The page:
Get it here: http://ubuntuone.com/p/oWc/

Our second guide "continues to follow Mary... as she learns how to use Thunderbird to manage the large volume of email she receives. With dozens of email messages arriving in each of her email accounts every day... Mary has been suffering from 'email overload'... We'll watch as Mary learns to efficiently view and search email, group and prioritize messages, filter and automate message handling, and finally maintain and backup Thunderbird so that it continues to run smoothly." (Jim McCullough)

Get it here: http://ubuntuone.com/p/oWf/

Please join me in thanking Jim McCullough and Charlene Tessier for a job well done.

And finally, a huge thanks to the Mozilla Messaging Team for making Thunderbird amazing, from their headquarters right here in Vancouver BC!

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All Ubuntu community members are invited to help make our guides even better and to help get them into the hands of even more people. Want to help? Thunderbird needs you, and so does your own local community.

Master Your Social Networking with Gwibber

This is a story about what happens when an Ubuntu local community meets great software and decides to help popularize it.

Gwibber. It's one of the gems that makes Ubuntu shine. If you're an avid Ubuntu contributor chances are that's something you already know. Maybe you even use it regularly. However, there are many new Ubuntu users and even some experienced ones who have yet to experience and enjoy Gwibber. What's holding them back?

The Ubuntu Vancouver Local Community believes that one barrier to the widespread adoption of Ubuntu's collection of outstanding software is a shortage of well-written and accessible user guides. The kind of guides that give a person reading it a sense of "Hey, this is pretty cool!" or "Wow, I didn't know Gwibber could do that!", or even "This is much easier than I thought".

So, back in the autumn of 2010, we set out to create the first guide to Gwibber on Ubuntu. With the help of the British Columbia Institute of Technology (BCIT) we, Charlene Tessier and yours truly, identified a talented technical writer, Tak Ishikawa, to partner with us and to help make our dream a reality.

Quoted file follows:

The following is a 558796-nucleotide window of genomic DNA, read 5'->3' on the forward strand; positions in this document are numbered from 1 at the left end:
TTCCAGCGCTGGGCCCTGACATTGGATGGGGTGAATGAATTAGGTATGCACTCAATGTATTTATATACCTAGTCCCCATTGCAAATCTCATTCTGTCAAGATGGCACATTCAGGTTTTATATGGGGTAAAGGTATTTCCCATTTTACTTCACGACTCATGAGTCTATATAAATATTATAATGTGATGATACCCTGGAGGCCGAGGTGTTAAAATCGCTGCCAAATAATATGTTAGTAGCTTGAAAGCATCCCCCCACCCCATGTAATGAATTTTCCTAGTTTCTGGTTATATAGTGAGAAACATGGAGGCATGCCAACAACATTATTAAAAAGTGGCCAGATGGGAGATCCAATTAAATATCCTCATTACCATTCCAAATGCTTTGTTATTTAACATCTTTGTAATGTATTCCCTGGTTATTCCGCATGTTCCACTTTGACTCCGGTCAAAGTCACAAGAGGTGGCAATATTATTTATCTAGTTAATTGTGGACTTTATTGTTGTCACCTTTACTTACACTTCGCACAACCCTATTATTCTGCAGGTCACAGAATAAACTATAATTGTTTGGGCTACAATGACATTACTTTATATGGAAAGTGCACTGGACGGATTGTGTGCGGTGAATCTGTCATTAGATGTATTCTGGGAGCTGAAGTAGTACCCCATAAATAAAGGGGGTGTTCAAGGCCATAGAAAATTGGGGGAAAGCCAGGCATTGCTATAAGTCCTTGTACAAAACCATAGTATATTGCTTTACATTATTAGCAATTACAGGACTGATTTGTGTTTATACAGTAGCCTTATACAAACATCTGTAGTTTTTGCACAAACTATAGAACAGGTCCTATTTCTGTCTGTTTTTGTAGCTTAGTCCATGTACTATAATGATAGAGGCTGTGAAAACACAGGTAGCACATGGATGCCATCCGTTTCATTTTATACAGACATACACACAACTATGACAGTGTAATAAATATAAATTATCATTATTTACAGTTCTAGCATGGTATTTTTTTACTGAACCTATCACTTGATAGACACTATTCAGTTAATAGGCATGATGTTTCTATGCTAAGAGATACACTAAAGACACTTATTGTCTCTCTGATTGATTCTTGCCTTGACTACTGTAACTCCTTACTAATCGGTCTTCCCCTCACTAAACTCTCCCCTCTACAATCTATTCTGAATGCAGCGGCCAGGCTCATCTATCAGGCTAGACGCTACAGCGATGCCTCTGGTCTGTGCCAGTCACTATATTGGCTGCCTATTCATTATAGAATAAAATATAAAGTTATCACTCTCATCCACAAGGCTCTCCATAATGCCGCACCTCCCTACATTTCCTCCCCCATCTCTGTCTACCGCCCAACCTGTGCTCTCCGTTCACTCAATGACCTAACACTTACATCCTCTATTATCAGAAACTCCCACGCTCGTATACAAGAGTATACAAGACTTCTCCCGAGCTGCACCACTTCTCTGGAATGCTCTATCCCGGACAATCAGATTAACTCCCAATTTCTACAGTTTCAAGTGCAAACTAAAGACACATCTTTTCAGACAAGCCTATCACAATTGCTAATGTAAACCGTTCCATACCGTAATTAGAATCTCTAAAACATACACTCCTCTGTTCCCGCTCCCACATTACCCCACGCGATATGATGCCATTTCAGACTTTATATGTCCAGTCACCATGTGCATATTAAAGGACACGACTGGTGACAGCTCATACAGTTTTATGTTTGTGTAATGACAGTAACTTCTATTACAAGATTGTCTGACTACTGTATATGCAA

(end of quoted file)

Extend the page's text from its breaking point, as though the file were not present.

After many months of effort, I am happy to announce that our first version of "Master Social Networking with Gwibber" is complete and ready for your enjoyment.

From the guide: "It is impossible to read all the updates that we receive through all our networks... With Gwibber, we hope to help you gain control of your network so you can make it meaningful and relevant to you... We think social networking should be an enjoyable part of your life, not a micro­management nightmare."

Grab a copy, give it a read, and share it with your friends. They will thank you, and Ubuntu will grow!

Speaking of thanks, please join me in thanking Tak Ishikawa and Charlene Tessier for a job well done by heading over to their blogs and sharing your comments. Check out: "Introducing the New Gwibber Guide" (Tak) and "Be Social on Your Own Terms" (Charlene) about the making of our guide.

And finally, a huge thanks to Ryan Paul, Ken VanDine, and team for making Gwibber rock!

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All community members are invited to help make "Master Social Networking with Gwibber" even better and to get it into the hands of even more people. We've set up a Launchpad Bug to help track change requests, and to gather people interested in keeping this guide current. While there, please click "this bug affects me" to stay abreast of the effort. And, if you wish to help, please leave a note in the bug's comments.